In turn, this leads to more people cycling as a weekend hobby or commuting, rather than making everyday trips by bike.
“We do not facilitate, through Australian spatial form, the potential of using your bicycle as your main mode of transport most days. We’re just not set up, designed or planned for that,” Dr Matthews said.
“That has a flow on effects in terms of cycling infrastructure, because then when you want to put in cycling infrastructure in a very dispersed and low density [suburban] model like this one, it costs an absolute fortune because you’re covering vast distances.
“You have to spend an awful lot on cycling infrastructure because that’s what’s in demand here.”
It’s time to crack the egg – before the planet fries
There are good reasons to scramble those car-focused policy priorities. To have any hope of reaching net zero by 2050, we need to get gas-guzzling cars off our roads.
That doesn’t mean we need to convince more people to take up cycling. Just getting more of the people who already cycle as a hobby to start making more trips to work or to the local shops will be enough to get thousands of cars off the road.
“With a growing focus through the realisations that active transport plays a critical role in building sustainable communities, we are seeing a growing level of focus and commitment to fund more and more active transport infrastructure,” Bicycle NSW chief executive Peter McLean said.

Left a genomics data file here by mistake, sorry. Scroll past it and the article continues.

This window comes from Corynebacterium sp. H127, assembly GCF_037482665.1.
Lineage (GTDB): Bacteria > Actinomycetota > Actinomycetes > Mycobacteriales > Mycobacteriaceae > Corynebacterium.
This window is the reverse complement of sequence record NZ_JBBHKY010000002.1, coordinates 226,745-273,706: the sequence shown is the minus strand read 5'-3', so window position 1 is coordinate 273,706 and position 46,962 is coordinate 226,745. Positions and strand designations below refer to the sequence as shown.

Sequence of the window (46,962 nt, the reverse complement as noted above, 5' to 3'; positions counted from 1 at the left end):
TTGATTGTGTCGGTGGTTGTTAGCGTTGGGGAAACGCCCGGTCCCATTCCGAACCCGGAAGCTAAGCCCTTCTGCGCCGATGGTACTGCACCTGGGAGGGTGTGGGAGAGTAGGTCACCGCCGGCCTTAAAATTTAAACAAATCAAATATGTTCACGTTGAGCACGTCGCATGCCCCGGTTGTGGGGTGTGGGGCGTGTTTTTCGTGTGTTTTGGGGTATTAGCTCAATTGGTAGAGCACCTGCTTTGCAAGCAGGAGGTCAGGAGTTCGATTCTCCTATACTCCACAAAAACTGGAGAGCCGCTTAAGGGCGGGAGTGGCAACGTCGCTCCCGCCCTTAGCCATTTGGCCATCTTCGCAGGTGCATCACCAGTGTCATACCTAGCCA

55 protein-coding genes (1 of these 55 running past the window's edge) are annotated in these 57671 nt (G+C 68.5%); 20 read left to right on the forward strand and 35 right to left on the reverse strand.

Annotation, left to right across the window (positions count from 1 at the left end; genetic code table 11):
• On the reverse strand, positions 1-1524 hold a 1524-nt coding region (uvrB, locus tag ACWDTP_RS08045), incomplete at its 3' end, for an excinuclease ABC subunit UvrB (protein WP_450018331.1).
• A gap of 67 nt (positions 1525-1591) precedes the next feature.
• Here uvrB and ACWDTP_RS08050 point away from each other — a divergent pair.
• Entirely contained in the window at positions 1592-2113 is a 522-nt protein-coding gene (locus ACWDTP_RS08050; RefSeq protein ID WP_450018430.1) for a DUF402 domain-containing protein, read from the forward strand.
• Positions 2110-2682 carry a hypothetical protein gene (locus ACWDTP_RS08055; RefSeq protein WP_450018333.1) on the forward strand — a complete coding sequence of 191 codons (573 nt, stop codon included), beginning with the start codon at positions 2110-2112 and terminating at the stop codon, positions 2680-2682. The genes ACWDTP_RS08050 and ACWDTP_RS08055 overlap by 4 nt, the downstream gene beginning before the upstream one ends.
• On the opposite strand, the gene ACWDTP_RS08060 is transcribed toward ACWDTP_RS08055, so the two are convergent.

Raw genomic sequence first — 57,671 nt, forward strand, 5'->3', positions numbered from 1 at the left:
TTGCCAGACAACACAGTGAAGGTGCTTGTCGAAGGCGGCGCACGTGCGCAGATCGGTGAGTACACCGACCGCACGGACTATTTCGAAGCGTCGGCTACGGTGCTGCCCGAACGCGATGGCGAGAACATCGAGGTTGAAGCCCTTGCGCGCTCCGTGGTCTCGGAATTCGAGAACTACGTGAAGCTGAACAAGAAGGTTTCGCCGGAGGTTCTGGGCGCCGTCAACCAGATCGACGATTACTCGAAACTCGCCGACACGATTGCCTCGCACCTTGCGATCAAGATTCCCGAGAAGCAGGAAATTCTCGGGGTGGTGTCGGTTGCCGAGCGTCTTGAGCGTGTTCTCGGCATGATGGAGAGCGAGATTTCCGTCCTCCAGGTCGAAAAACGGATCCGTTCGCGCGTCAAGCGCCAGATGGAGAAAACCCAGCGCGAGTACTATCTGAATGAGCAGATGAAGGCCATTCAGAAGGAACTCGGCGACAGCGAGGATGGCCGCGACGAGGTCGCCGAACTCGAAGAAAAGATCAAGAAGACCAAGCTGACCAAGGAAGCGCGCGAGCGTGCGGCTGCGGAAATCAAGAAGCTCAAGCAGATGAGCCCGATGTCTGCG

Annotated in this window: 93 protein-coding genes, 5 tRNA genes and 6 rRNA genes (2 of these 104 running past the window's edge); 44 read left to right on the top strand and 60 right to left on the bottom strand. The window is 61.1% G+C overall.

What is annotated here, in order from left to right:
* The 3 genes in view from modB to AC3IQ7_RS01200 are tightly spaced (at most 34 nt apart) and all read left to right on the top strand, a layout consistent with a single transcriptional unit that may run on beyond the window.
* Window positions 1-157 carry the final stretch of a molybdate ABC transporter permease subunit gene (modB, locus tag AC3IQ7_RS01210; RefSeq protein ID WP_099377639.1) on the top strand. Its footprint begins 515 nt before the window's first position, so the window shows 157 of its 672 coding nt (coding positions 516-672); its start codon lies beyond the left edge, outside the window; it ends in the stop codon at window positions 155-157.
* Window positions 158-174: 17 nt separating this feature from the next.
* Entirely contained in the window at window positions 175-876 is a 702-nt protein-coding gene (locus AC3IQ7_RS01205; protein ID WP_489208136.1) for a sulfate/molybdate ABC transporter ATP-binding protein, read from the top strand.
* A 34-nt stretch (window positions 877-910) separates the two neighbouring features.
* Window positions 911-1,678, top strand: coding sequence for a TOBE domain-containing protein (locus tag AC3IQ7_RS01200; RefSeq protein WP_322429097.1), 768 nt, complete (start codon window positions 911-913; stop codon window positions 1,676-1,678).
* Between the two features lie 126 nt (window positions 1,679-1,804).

“We will see healthy people, connected communities, safer outcomes for all road users, reduced lifestyle related diseases, reduced emissions and improved social equity.”
For moving people, it’s the best bang for our buck
The good news, as Pedal Power ACT chief executive Ian Ross points out, is that cycling infrastructure is far cheaper than building more freeways for cars. It also provides the best value way to both get people to their destinations and create jobs.
“There’s no evidence to say that investing huge amounts of money in duplicating highways necessarily duplicates the number of people who ride on them … It’s a false economy to say that investing in roads [for cars] over cycling infrastructure is a better investment,” Mr Ross said.
The cheapest and easiest place to start towards building a low-risk network for neighbourhood cycling is to simply make the 30 kph the default speed limit for suburban streets, Griffith University Transport Innovation and Research Hub chair Professor Matthew Burke said.
“I think it is time for dedicated cycling budgets, cycling infrastructure budgets in all the Australian state and territory jurisdictions and meaningful budgets. We probably need a tripling to a quadrupling of what we are currently spending [on cycling] to get a trunk network in place.”
Time to refocus the conversation
Ultimately, the challenge is to refocus the transport conversation on community priorities such as safety, sustainability, health, rather than the status quo.
The extent that budgetary constraints are the reason we don’t have more good quality cycling infrastructure depends on the location, Congress for the New Urbanism executive director Rick Cole said.
“But universally, money is allocated to things that matter – so if a community decides that safety and alternative mobility is important, the money will be found to build cycling infrastructure.”
In the next part of this series, we’ll look at whether car-centric planning, relatively low participation and low investments have led to road builders having little practical experience building quality bike lanes.
Then, in the final instalment, we’ll look at solutions to the issues raised in this series.